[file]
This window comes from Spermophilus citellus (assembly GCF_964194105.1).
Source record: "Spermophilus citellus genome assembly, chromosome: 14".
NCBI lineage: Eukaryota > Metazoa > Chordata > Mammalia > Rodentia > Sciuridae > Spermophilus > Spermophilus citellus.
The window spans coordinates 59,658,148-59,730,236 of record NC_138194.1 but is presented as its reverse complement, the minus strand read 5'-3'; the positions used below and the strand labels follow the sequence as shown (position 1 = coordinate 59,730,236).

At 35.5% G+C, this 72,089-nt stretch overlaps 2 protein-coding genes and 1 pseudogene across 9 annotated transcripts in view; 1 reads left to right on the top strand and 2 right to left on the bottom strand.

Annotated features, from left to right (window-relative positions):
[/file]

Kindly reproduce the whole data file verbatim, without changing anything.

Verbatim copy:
This window comes from Spermophilus citellus (assembly GCF_964194105.1).
Source record: "Spermophilus citellus genome assembly, chromosome: 14".
NCBI lineage: Eukaryota > Metazoa > Chordata > Mammalia > Rodentia > Sciuridae > Spermophilus > Spermophilus citellus.
The window spans coordinates 59,658,148-59,730,236 of record NC_138194.1 but is presented as its reverse complement, the minus strand read 5'-3'; the positions used below and the strand labels follow the sequence as shown (position 1 = coordinate 59,730,236).

At 35.5% G+C, this 72,089-nt stretch overlaps 2 protein-coding genes and 1 pseudogene across 9 annotated transcripts in view; 1 reads left to right on the top strand and 2 right to left on the bottom strand.

Annotated features, from left to right (window-relative positions):